Between August and October, the price of electricity fell by two-thirds on Nord Pool, the Nordic region’s electricity exchange.
This meant the average household’s bill for October was less than half that of August – falling from 1,900 to 900 kroner – the lowest the cost has been since May.
However, Denmark is not out of the woods yet, warn analysts.
Not too dissimilar to autumn 2021
“In fact, it is approaching the electricity prices we were used to last autumn,” Danske Bank expert Louise Aggerstrøm told TV2. “It is certainly good news for the Danes that the price now seems to have come down and that there is a little more certainty about what will happen over the winter.”
Energinet senior economist Jim Vilsson concurs that it provides more certainty, but worries that we should not get carried away. While Germany’s capacity has improved massively, and nuclear power plants in France and the hydropower plants in Norway have increased production, he warns that consumers will still be impacted – particularly those reliant on gas.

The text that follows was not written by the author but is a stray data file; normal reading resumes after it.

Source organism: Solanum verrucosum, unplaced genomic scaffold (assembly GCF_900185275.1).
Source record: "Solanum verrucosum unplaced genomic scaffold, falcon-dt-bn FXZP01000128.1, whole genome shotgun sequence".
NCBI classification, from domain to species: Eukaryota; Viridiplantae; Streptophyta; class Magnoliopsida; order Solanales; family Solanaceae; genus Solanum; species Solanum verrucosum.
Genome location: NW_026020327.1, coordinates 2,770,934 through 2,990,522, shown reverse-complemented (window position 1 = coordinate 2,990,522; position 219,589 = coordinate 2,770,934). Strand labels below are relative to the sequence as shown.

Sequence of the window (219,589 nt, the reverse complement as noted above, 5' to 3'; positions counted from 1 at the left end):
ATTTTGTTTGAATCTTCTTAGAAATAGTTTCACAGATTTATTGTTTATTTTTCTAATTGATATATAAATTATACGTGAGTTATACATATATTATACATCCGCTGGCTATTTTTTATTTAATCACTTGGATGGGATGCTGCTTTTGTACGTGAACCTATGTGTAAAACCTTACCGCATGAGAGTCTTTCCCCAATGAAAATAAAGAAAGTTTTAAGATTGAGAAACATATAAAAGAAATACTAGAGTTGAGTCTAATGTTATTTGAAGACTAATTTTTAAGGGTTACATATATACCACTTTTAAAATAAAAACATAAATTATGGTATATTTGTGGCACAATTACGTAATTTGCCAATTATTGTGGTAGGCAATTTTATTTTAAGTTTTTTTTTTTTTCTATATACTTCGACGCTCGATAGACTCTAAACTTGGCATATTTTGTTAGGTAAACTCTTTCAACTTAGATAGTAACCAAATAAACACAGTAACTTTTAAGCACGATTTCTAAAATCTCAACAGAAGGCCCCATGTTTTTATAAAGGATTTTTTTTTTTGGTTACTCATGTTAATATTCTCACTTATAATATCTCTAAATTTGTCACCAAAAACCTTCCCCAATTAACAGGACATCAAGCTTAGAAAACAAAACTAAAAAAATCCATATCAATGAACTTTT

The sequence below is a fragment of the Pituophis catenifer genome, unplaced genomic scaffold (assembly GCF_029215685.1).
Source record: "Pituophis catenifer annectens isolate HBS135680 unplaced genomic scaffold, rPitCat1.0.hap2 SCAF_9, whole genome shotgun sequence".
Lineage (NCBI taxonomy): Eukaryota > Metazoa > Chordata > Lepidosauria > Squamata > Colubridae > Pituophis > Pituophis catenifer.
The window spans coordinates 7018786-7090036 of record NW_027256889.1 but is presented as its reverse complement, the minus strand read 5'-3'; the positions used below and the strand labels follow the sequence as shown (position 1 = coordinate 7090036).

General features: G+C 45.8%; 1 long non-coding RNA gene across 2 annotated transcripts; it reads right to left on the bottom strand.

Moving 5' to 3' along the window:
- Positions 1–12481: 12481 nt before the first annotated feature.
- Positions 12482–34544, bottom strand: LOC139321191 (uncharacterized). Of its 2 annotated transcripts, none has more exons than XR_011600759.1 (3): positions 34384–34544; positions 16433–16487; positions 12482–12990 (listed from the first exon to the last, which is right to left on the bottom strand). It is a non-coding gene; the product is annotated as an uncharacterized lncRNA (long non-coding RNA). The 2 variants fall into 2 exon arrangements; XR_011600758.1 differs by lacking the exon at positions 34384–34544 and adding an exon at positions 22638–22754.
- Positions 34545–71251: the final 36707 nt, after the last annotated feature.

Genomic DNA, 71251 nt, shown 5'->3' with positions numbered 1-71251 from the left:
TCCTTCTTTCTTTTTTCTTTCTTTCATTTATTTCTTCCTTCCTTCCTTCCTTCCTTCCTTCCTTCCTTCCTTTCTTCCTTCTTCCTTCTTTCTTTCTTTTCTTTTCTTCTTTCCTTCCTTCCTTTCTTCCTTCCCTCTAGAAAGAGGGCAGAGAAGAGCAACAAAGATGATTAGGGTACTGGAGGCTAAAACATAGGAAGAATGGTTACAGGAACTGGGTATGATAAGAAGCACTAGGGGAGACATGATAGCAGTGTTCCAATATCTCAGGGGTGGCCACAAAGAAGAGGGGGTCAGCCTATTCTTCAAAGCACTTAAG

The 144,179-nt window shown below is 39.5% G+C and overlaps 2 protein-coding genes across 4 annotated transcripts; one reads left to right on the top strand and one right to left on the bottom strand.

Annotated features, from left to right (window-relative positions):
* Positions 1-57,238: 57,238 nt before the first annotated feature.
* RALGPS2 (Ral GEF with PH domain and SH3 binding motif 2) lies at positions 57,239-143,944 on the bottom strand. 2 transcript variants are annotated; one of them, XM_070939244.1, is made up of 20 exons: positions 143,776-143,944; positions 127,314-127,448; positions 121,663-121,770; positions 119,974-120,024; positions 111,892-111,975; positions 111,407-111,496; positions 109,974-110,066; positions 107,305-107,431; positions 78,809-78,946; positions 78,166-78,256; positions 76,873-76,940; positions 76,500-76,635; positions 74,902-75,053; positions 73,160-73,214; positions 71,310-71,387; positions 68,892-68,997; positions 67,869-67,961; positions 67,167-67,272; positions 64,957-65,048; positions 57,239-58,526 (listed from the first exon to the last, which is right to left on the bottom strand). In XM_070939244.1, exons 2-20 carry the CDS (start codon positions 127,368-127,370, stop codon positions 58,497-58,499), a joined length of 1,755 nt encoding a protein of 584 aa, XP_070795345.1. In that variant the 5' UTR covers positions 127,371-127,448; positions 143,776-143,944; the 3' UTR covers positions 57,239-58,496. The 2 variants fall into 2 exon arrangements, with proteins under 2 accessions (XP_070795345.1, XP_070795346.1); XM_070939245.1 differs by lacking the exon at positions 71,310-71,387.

“We are not back to the old normal, because we are still under pressure. Gas still costs more than in the past, and just because Germany has filled its reserves does not mean that everyone else has,” he told TV2.
Forecasts in our favour
As things stand, weather forecasters predict the coming winter will be mild, which is good news for Danish consumers.
However, should Norwegian hydropower plants freeze over earlier than expected, this could push prices up, cautioned Vilsson
“It is not like we are saved, because we are in a very nervous situation. It is not as extreme as in August, but each new development causes prices to rise or fall significantly more than they did previously,” he said.